The Cultural Appropriation of the Kimono in Fashion

3 days before the launch of our newest style: The Slit-Back Maxi, we came across an article written by Emi Ito on the cultural appropriation of the traditional Kimono garment. It was educational, vulnerable, and a part of an important conversation. Beyond that, it was an invitation for brands to respond mindfully.

Going over Emi Ito’s article brought to mind the conversation of cultural appreciation and cultural appropriation we had last year before the launch of The Reversible Kimono Jacket. A conversation that led to more research and reflection on our end. After all, referencing the traditional Kimono for inspiration is not an original idea. We took the time to learn its history and understand the details that make it what it is because our intention was to better appreciate this cultural garment.

But after reading Emi Ito’s writing on why “My Kimono is Not Your Couture”, we realized intention alone was not enough. So we called a meeting. The agenda was twofold: 1) To discuss the renaming of our newest style, whose placeholder name at the time was The Kimono Dress, and 2) To talk about whether we should change the name of our (already launched and known) Reversible Kimono Jacket.

The Slit-Back Maxi Mayura Rust worn in Portugal
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Shop the Slit-Back Maxi here


On the “Kimono Dress”

In Emi Ito’s article, she listed 4 questions to ask before calling something a Kimono. We went through it and realized:

1. The Slit-Back Maxi’s only similarity to the traditional Kimono is the generalised silhouette with full sleeves and T-shaped lines. The latter detail is too loosely reinterpreted to really be able to called a Kimono when it feels descriptive and more akin to any generic robe as opposed to a cultural garment.

2. Even though it is a dress we named after a Japanese cultural garment, its silhouette is not a strong parallel to its inspiration. It wasn’t designed by Japanese designers, the prints used are not Japanese, the fabric and garment wasn’t made in Japan, and the models in catalogue and lookbook shot are also not Japanese. As designers, it is not enough to give credit to creative inspiration. We also need to recognize the people and culture behind our inspirations and involve them in the conversation and design process.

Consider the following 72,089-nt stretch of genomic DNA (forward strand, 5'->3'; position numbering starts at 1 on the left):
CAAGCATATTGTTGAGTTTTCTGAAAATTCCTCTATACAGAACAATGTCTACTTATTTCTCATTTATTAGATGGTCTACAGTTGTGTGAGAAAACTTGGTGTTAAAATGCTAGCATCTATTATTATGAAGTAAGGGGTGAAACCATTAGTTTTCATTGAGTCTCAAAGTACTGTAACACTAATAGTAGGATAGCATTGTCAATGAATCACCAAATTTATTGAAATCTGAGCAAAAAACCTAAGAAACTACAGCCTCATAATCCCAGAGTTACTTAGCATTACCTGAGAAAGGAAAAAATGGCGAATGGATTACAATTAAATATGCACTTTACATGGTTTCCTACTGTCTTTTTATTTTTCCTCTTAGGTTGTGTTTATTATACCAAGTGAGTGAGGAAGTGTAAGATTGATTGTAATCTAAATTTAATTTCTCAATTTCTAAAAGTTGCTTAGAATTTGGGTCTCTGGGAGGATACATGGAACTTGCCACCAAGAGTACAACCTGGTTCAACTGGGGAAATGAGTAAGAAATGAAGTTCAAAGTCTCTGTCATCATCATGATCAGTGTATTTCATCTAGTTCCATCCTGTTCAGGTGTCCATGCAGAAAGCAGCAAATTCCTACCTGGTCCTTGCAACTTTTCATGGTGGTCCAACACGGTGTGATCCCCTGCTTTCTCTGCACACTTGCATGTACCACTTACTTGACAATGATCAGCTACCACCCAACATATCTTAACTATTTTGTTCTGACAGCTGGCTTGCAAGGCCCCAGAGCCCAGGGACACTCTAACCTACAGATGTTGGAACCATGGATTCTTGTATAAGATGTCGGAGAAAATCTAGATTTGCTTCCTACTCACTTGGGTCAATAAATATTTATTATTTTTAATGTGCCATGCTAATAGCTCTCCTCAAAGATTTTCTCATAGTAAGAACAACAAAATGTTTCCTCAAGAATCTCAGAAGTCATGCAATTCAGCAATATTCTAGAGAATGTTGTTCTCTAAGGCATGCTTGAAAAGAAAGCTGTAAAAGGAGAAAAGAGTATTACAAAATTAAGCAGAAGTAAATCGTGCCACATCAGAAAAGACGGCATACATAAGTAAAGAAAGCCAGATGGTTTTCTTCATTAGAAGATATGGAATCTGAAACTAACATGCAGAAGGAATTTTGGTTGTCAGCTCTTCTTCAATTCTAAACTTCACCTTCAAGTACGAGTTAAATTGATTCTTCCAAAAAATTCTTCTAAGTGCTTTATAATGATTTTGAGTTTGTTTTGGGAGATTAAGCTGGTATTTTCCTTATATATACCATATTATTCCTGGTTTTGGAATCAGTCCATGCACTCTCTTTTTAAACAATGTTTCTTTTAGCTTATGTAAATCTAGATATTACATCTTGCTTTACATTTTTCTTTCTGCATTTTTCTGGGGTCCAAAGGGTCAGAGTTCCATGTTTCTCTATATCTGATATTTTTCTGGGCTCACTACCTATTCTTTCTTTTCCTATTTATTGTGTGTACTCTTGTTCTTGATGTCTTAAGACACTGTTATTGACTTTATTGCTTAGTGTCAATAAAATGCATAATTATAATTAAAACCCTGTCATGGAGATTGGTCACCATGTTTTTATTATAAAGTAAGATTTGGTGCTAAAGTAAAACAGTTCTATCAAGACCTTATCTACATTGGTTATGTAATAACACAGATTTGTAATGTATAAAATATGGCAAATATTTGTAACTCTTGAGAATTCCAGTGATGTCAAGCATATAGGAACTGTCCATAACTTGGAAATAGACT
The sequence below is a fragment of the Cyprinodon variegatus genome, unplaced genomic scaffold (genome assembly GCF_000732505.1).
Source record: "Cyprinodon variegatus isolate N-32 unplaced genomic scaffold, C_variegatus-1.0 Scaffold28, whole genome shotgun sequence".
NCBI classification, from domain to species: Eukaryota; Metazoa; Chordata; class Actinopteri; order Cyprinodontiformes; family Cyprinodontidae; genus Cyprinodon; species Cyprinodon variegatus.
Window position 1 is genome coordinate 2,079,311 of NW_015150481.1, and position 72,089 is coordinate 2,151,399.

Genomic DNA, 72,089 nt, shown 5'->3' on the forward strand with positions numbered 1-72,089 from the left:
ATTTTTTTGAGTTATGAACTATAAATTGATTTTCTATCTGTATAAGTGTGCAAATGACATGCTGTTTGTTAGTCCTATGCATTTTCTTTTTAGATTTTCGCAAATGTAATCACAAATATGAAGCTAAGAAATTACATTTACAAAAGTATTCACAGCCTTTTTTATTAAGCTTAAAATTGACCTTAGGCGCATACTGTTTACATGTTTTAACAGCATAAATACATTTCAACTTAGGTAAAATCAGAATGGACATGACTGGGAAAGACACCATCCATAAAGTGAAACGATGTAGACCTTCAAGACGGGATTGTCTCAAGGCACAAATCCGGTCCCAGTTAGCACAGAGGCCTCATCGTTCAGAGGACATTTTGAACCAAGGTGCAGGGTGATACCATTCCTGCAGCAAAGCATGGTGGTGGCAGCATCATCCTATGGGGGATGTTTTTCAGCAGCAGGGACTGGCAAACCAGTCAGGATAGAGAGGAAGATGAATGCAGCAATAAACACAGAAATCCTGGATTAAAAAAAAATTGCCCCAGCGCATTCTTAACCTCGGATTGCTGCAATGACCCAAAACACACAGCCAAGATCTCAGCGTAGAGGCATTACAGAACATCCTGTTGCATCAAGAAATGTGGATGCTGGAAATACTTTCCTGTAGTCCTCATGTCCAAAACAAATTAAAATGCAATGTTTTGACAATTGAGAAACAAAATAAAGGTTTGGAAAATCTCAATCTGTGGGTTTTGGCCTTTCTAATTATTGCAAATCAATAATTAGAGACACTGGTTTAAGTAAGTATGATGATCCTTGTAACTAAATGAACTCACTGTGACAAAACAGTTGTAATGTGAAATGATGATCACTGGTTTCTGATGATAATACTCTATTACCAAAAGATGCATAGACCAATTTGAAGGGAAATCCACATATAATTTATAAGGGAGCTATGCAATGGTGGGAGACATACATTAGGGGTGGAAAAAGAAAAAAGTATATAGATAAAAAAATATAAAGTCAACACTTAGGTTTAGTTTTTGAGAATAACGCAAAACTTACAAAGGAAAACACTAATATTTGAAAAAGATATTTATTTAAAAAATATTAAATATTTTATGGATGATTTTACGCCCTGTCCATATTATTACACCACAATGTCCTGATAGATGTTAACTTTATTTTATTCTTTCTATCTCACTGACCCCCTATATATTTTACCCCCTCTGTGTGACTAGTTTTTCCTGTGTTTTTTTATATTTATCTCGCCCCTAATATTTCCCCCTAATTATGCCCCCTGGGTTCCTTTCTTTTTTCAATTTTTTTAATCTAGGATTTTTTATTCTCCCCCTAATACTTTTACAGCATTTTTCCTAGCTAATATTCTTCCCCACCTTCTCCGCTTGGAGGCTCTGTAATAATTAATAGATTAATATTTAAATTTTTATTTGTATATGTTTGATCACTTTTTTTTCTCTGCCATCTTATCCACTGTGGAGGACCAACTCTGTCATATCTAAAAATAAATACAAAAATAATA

3. Another name would work just as well for the garment; one that highlighted signature components integral to its design.

So 3 days before the launch of our new style, we made changes to our marketing and content plans and renamed it the Slit-Back Maxi instead.

Sculptor Han Sai Por in the Reversible Haori Parva
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On the “Reversible Kimono Jacket”

In the middle of 2018, we launched the Reversible Kimono Jacket, our modern reinterpretation of the heritage silhouette of the Kimono traditional garment. It was also the catalyst for our conversation on cultural appropriation and cultural appreciation. We knew that part of cultural appreciation is intention, and to respect the inspiration of the Kimono from the Japanese culture, meant we should assume the responsibility to make that appreciation apparent. Beyond conversation, this also looked like taking the time to understand the history of a cultural garment and its significance.

But after reading “My Kimono is Not Your Couture”, we realized its details of a T-shaped straight-lined silhouette, attached collars and full sleeves were far more reminiscent of the Haori than the Kimono. Traditionally worn open, The Haori is a Kimono-style jacket and worn most often over a kosode (a basic Japanese robe). Which is why we made the decision to rename The Reversible Kimono Jacket to The Reversible Haori, a name more accurately appropriate of its silhouette.



We began with a commitment to transparency, and we want to continue that practice in our everyday, beginning with the people and process behind our products. Post-meeting, we knew we wanted to write about this conversation on our journal. There’s a fine line between cultural appropriation and cultural appreciation, and we’ve come to realize that even when we think we know the distinction, there’s always more to learn. As brands and customers, it’s important that we take initiative and educate ourselves on this dichotomy. We all have the ability and resources (hello Google) to do so, and it is not the responsibility of the marginalized community to educate us about their experience. If our curiosity and intention is genuine, we need to speak to a wide range of people from that culture and listen to them, and not just the ones that agree with us.

Editor’s note 04/10/19: Shortly after this article was published, Emi reached out to us about the naming of the obi belt in the Slit-Back Maxi and shared a similar conversation she shared with Elizabeth Suzann. Though our belt was heavily inspired by the traditional obi belt, its silhouette now is a more simplified and modified adaption; one that speaks more accurately to other modern interpretations as opposed to its namesake inspiration. After discussing with the team, we’ve decided to rename the obi belt to the wrap belt. 

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